Wine Not?

Wine Not?
Credit: Agi Simoes


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A really good bottle of wine is often at the heart of a great meal out. But what makes wine ‘really good’ from an environmental perspective? Agriculture produces more climate change emissions than every train, plane, car and bus on earth and, depending on how it’s grown, produced, packaged and transported, wine-production is a part of this. It can also cause soil and water pollution, and biodiversity loss.

But increasingly, wine-producers are embracing sustainability. ‘Sustainable’ labelled wines use what many refer to as the ‘3e’s’ criteria across the whole process: environment, economics and equity (the latter is shorthand for some kind of concern for human fairness/social justice such as how the workers are treated). ‘Organic’ wines use no artificial pesticides or fertilizers.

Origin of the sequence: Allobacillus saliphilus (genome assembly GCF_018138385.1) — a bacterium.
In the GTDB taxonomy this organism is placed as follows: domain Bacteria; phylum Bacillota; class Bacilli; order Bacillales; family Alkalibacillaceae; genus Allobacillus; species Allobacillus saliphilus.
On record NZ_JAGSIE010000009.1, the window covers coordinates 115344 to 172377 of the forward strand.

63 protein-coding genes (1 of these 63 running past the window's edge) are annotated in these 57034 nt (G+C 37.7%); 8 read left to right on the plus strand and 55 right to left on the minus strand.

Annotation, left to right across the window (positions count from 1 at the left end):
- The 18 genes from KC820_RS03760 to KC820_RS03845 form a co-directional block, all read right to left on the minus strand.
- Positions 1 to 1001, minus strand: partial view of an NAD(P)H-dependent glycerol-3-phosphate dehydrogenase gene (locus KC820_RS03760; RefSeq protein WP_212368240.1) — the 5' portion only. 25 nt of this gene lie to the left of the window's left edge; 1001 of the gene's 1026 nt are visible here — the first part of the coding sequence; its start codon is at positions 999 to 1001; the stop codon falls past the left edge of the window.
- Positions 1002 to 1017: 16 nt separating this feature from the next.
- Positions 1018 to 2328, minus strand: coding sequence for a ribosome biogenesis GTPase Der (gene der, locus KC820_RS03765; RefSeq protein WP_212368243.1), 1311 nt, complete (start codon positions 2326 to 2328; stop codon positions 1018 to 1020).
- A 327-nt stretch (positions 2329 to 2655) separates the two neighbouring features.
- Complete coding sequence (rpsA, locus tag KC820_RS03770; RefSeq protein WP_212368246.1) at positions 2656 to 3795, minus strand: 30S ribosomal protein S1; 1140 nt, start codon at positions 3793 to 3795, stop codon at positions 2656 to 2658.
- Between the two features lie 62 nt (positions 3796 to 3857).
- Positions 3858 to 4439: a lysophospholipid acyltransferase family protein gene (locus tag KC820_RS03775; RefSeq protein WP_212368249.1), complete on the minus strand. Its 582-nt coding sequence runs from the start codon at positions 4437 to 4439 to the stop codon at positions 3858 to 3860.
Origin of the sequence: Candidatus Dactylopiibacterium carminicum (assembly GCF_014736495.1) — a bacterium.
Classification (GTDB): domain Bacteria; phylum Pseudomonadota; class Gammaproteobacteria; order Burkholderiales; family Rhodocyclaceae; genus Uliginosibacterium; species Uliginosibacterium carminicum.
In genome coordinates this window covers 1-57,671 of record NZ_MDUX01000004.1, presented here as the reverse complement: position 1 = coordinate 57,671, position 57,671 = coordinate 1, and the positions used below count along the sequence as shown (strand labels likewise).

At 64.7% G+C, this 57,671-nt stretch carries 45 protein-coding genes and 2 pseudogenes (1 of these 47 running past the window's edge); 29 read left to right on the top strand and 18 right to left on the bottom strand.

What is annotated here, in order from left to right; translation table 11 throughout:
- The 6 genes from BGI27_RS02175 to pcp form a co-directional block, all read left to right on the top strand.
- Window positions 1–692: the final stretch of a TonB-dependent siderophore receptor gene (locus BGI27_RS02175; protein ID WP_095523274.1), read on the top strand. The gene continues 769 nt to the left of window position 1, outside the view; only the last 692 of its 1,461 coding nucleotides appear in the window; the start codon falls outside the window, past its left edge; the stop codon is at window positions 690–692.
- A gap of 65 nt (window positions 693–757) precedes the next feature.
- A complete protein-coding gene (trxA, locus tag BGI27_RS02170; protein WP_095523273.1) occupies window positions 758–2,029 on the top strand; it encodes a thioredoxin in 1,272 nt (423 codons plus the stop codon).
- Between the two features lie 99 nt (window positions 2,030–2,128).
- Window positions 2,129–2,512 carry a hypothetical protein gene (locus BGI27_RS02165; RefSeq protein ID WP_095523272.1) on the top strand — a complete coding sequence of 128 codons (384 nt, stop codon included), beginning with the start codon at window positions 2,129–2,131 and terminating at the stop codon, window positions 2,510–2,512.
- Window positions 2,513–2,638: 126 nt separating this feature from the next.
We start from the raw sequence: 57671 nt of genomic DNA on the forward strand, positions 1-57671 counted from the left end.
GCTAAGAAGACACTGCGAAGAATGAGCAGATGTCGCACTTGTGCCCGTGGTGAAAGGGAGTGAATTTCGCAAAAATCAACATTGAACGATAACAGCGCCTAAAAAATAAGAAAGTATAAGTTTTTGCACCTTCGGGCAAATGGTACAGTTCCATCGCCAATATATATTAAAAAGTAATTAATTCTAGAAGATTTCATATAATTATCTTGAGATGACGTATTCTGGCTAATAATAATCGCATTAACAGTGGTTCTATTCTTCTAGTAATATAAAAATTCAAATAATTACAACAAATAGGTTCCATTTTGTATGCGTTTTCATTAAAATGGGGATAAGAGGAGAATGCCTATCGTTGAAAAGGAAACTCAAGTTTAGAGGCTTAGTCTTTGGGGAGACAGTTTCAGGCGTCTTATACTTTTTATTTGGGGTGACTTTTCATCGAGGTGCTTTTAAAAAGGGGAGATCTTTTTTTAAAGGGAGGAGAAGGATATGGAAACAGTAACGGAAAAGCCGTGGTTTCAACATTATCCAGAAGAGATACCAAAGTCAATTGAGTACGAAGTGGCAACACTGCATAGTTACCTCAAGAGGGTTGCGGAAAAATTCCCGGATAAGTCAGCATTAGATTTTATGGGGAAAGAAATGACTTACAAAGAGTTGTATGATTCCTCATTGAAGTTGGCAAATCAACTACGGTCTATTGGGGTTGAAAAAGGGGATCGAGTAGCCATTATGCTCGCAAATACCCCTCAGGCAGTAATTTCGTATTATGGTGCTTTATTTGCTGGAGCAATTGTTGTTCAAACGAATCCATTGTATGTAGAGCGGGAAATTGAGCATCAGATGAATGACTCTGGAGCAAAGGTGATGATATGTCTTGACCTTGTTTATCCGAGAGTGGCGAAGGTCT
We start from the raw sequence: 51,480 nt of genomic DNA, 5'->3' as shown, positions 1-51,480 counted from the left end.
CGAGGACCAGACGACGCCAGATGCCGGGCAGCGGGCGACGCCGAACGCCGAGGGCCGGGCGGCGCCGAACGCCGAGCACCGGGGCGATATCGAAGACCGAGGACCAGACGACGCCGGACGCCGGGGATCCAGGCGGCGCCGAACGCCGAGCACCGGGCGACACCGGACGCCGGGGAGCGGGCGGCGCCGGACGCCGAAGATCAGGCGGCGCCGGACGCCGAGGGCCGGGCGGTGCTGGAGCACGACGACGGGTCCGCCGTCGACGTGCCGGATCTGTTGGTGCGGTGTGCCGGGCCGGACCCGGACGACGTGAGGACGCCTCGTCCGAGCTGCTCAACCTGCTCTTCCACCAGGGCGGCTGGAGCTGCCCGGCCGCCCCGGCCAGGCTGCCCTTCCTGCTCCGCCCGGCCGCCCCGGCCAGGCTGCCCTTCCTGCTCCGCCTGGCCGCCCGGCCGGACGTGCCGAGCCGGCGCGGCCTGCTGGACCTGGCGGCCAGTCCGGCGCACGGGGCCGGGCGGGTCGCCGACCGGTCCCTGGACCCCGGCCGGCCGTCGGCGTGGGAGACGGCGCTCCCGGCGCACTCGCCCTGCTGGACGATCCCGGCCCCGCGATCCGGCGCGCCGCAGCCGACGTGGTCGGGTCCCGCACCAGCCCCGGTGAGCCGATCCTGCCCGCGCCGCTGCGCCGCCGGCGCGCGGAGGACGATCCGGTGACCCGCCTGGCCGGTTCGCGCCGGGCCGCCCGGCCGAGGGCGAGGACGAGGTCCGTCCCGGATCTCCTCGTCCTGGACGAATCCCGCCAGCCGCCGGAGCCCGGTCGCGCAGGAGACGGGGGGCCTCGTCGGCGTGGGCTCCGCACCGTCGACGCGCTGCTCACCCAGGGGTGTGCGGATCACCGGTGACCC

‘Biodynamic’ wines are organic, but also focus on soil health and their lunar calendar. There are four kinds of days in this calendar: Root, Fruit, Flower and Leaf days. Root days are held to best for pruning, while fruit days are best for harvesting and so on. In sum, never pick grapes at the wrong time of the moon…

The key is to care. The more we request sustainable wine, the better. Our favourite advice? Drink a magnum – you’ll get more mouthfuls of wine per packaging! Why not. Look out for wines with organic/sustainable certifications on the label, and ask your favourite hotels to stock more of them.

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